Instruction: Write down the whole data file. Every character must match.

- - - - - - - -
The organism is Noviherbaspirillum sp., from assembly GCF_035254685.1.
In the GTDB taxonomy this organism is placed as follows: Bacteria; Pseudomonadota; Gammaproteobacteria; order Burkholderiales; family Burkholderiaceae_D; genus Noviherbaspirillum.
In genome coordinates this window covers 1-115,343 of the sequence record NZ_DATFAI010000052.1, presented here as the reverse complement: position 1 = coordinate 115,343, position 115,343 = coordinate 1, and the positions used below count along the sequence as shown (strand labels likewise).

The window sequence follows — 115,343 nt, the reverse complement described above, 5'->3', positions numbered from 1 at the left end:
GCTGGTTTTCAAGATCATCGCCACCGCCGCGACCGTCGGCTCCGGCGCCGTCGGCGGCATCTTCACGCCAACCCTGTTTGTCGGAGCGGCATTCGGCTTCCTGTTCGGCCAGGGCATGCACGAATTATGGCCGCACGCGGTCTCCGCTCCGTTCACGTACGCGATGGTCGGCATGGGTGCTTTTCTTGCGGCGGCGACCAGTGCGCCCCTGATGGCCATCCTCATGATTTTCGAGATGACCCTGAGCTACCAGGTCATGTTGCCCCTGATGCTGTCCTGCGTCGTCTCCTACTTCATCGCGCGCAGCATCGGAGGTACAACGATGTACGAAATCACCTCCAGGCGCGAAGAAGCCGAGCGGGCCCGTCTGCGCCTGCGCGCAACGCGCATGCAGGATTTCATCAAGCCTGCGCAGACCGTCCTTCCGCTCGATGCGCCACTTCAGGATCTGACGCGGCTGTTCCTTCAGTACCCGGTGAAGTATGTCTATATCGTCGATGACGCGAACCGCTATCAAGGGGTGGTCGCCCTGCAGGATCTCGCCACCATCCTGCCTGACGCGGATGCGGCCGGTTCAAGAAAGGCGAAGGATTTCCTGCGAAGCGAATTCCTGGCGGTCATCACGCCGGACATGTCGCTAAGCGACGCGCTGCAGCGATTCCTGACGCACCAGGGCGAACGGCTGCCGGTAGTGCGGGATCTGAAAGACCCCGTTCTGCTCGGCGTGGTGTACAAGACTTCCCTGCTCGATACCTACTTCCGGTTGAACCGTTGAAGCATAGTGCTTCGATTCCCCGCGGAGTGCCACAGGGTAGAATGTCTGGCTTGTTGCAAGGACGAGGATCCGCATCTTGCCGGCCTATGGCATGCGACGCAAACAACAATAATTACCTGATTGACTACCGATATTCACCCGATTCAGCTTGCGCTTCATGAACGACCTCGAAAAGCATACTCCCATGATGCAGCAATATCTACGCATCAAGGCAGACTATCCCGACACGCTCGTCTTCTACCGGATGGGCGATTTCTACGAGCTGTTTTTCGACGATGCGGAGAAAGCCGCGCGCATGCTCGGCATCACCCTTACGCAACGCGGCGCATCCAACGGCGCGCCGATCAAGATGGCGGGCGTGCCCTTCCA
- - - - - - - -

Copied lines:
The organism is Noviherbaspirillum sp., from assembly GCF_035254685.1.
In the GTDB taxonomy this organism is placed as follows: Bacteria; Pseudomonadota; Gammaproteobacteria; order Burkholderiales; family Burkholderiaceae_D; genus Noviherbaspirillum.
In genome coordinates this window covers 1-115,343 of the sequence record NZ_DATFAI010000052.1, presented here as the reverse complement: position 1 = coordinate 115,343, position 115,343 = coordinate 1, and the positions used below count along the sequence as shown (strand labels likewise).

The window sequence follows — 115,343 nt, the reverse complement described above, 5'->3', positions numbered from 1 at the left end:
GCTGGTTTTCAAGATCATCGCCACCGCCGCGACCGTCGGCTCCGGCGCCGTCGGCGGCATCTTCACGCCAACCCTGTTTGTCGGAGCGGCATTCGGCTTCCTGTTCGGCCAGGGCATGCACGAATTATGGCCGCACGCGGTCTCCGCTCCGTTCACGTACGCGATGGTCGGCATGGGTGCTTTTCTTGCGGCGGCGACCAGTGCGCCCCTGATGGCCATCCTCATGATTTTCGAGATGACCCTGAGCTACCAGGTCATGTTGCCCCTGATGCTGTCCTGCGTCGTCTCCTACTTCATCGCGCGCAGCATCGGAGGTACAACGATGTACGAAATCACCTCCAGGCGCGAAGAAGCCGAGCGGGCCCGTCTGCGCCTGCGCGCAACGCGCATGCAGGATTTCATCAAGCCTGCGCAGACCGTCCTTCCGCTCGATGCGCCACTTCAGGATCTGACGCGGCTGTTCCTTCAGTACCCGGTGAAGTATGTCTATATCGTCGATGACGCGAACCGCTATCAAGGGGTGGTCGCCCTGCAGGATCTCGCCACCATCCTGCCTGACGCGGATGCGGCCGGTTCAAGAAAGGCGAAGGATTTCCTGCGAAGCGAATTCCTGGCGGTCATCACGCCGGACATGTCGCTAAGCGACGCGCTGCAGCGATTCCTGACGCACCAGGGCGAACGGCTGCCGGTAGTGCGGGATCTGAAAGACCCCGTTCTGCTCGGCGTGGTGTACAAGACTTCCCTGCTCGATACCTACTTCCGGTTGAACCGTTGAAGCATAGTGCTTCGATTCCCCGCGGAGTGCCACAGGGTAGAATGTCTGGCTTGTTGCAAGGACGAGGATCCGCATCTTGCCGGCCTATGGCATGCGACGCAAACAACAATAATTACCTGATTGACTACCGATATTCACCCGATTCAGCTTGCGCTTCATGAACGACCTCGAAAAGCATACTCCCATGATGCAGCAATATCTACGCATCAAGGCAGACTATCCCGACACGCTCGTCTTCTACCGGATGGGCGATTTCTACGAGCTGTTTTTCGACGATGCGGAGAAAGCCGCGCGCATGCTCGGCATCACCCTTACGCAACGCGGCGCATCCAACGGCGCGCCGATCAAGATGGCGGGCGTGCCCTTCCA